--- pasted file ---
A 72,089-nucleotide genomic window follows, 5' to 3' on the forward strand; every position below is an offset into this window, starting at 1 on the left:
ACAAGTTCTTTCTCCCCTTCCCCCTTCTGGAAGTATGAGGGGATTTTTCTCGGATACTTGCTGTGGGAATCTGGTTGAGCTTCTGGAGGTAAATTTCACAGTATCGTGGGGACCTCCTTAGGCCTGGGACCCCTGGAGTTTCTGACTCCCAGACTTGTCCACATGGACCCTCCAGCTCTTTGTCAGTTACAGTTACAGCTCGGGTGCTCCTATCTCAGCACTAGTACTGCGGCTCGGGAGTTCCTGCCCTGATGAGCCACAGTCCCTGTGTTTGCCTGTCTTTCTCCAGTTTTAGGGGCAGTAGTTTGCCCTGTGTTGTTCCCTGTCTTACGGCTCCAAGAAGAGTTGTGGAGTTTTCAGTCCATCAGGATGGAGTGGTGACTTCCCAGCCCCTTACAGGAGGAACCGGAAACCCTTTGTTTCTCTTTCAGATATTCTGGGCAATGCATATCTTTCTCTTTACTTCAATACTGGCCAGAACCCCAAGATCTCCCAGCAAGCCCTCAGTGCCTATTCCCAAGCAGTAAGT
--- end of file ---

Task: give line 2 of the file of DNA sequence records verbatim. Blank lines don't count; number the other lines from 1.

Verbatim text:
ACAAGTTCTTTCTCCCCTTCCCCCTTCTGGAAGTATGAGGGGATTTTTCTCGGATACTTGCTGTGGGAATCTGGTTGAGCTTCTGGAGGTAAATTTCACAGTATCGTGGGGACCTCCTTAGGCCTGGGACCCCTGGAGTTTCTGACTCCCAGACTTGTCCACATGGACCCTCCAGCTCTTTGTCAGTTACAGTTACAGCTCGGGTGCTCCTATCTCAGCACTAGTACTGCGGCTCGGGAGTTCCTGCCCTGATGAGCCACAGTCCCTGTGTTTGCCTGTCTTTCTCCAGTTTTAGGGGCAGTAGTTTGCCCTGTGTTGTTCCCTGTCTTACGGCTCCAAGAAGAGTTGTGGAGTTTTCAGTCCATCAGGATGGAGTGGTGACTTCCCAGCCCCTTACAGGAGGAACCGGAAACCCTTTGTTTCTCTTTCAGATATTCTGGGCAATGCATATCTTTCTCTTTACTTCAATACTGGCCAGAACCCCAAGATCTCCCAGCAAGCCCTCAGTGCCTATTCCCAAGCAGTAAGT